Specifically, we observed a 2.5 percent increase in the average acuity of residents upon admission (based on RUG-NCMI from MDS) and over 1.3 percent increase in the average acuity of long-stay nursing home residents (based on both OSCAR data and MDS annual assessments), following the introduction of state case-mix payment. On the surface, our range of estimates (1–2.5 percent) would seem to imply a relatively modest effect of case-mix payment on resident acuity. However, two points are worth noting. First, our lower bound estimate of 1 percent was generated using acuity information from the OSCAR system, which is more susceptible to bias given the aggregation of acuity data at the facility level. Second, even if we take the OSCAR-based estimate at face value, a 1 percent increase in acuity implies a considerable increase in the cost of Medicaid dollars. For example, the average RUG-NCMI for the long-stay residents in 2001 was about 0.72. Based on the CMS proposed FY 2004 rates (Centers for Medicare and Medicaid Services 2003), a 1 percent increase above the NCMI of 0.72 would raise the direct care (nursing) component rate by at least 1 percent. Applying a 1 percent increase in the average Medicaid per diem rate in 2002 ($118) would cost an additional $1.18 per resident per day. Assuming an average of 100 residents per facility for roughly 15,000 freestanding facilities nationwide, the total additional cost on Medicaid to cover the extra nursing needs due to increased acuity would amount to nearly $1.8 million per day or $650 million per year. These estimates are based on the direct care (nursing) component of the rate alone, and the actual increase in costs could be even higher if other components of the rate, such as therapy, labor, and other noncase-mix components required by the increased complexity of residents, are factored in. Thus, the financial implications of our findings are substantial.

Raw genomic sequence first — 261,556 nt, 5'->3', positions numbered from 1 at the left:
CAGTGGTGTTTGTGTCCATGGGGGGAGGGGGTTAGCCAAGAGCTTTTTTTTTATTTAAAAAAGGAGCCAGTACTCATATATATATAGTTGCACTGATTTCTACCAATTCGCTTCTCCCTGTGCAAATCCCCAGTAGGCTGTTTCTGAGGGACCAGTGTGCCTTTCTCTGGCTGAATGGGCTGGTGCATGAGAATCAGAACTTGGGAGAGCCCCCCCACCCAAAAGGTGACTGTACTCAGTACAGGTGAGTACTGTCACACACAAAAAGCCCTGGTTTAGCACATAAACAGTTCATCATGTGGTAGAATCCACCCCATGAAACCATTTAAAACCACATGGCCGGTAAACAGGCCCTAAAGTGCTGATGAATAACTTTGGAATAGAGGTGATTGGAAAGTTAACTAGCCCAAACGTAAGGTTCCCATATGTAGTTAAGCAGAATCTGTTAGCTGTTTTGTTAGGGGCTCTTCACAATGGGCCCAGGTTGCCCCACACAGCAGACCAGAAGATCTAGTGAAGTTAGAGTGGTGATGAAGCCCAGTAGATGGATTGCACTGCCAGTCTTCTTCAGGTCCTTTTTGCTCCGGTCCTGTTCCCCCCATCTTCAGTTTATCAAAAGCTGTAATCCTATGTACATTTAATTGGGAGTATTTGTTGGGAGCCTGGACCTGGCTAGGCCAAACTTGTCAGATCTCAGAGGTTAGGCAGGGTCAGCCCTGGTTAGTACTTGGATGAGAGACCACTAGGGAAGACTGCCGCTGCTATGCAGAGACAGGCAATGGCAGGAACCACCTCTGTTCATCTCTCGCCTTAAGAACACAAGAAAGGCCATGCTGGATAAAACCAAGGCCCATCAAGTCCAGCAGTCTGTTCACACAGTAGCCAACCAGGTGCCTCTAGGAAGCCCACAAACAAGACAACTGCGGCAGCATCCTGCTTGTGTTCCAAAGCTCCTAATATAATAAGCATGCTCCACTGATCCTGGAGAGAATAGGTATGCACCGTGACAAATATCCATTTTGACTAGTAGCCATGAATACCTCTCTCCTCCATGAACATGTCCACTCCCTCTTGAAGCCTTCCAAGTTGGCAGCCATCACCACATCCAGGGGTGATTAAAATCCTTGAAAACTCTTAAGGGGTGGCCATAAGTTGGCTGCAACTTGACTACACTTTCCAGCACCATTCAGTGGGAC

Given that a primary objective of case-mix payment is to increase access to care, our results suggest that the minority of states without a case-mix system perhaps should consider the adoption of case-mix payment. In fact, our continuous tracking of state policy changes indicates that since our study, at least three additional states have recently adopted a case-mix payment system: Georgia (effective July 2002), Louisiana and Utah (both effective January 2003).